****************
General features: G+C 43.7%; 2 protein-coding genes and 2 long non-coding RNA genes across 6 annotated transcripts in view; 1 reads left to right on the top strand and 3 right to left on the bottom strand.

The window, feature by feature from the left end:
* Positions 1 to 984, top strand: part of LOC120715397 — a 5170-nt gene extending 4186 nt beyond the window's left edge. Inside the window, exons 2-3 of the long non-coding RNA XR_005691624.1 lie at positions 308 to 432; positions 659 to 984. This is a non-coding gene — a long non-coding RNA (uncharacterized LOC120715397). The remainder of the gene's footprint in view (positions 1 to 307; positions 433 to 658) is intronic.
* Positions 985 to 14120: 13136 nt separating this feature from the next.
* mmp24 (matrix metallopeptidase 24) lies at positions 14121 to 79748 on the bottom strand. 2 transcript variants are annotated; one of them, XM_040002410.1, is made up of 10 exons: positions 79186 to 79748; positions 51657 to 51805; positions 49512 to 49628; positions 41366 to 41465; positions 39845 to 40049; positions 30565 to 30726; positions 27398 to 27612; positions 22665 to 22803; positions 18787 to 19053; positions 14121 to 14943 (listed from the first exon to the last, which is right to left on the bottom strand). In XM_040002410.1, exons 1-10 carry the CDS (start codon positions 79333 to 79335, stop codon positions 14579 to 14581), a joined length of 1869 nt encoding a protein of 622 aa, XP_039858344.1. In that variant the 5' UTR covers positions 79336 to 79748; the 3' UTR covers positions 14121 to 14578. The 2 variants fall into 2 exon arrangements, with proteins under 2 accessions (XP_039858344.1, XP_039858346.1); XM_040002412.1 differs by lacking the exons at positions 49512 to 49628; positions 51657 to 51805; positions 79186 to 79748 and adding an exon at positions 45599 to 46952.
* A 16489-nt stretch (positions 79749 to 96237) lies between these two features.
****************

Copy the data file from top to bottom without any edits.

General features: G+C 43.7%; 2 protein-coding genes and 2 long non-coding RNA genes across 6 annotated transcripts in view; 1 reads left to right on the top strand and 3 right to left on the bottom strand.

The window, feature by feature from the left end:
* Positions 1 to 984, top strand: part of LOC120715397 — a 5170-nt gene extending 4186 nt beyond the window's left edge. Inside the window, exons 2-3 of the long non-coding RNA XR_005691624.1 lie at positions 308 to 432; positions 659 to 984. This is a non-coding gene — a long non-coding RNA (uncharacterized LOC120715397). The remainder of the gene's footprint in view (positions 1 to 307; positions 433 to 658) is intronic.
* Positions 985 to 14120: 13136 nt separating this feature from the next.
* mmp24 (matrix metallopeptidase 24) lies at positions 14121 to 79748 on the bottom strand. 2 transcript variants are annotated; one of them, XM_040002410.1, is made up of 10 exons: positions 79186 to 79748; positions 51657 to 51805; positions 49512 to 49628; positions 41366 to 41465; positions 39845 to 40049; positions 30565 to 30726; positions 27398 to 27612; positions 22665 to 22803; positions 18787 to 19053; positions 14121 to 14943 (listed from the first exon to the last, which is right to left on the bottom strand). In XM_040002410.1, exons 1-10 carry the CDS (start codon positions 79333 to 79335, stop codon positions 14579 to 14581), a joined length of 1869 nt encoding a protein of 622 aa, XP_039858344.1. In that variant the 5' UTR covers positions 79336 to 79748; the 3' UTR covers positions 14121 to 14578. The 2 variants fall into 2 exon arrangements, with proteins under 2 accessions (XP_039858344.1, XP_039858346.1); XM_040002412.1 differs by lacking the exons at positions 49512 to 49628; positions 51657 to 51805; positions 79186 to 79748 and adding an exon at positions 45599 to 46952.
* A 16489-nt stretch (positions 79749 to 96237) lies between these two features.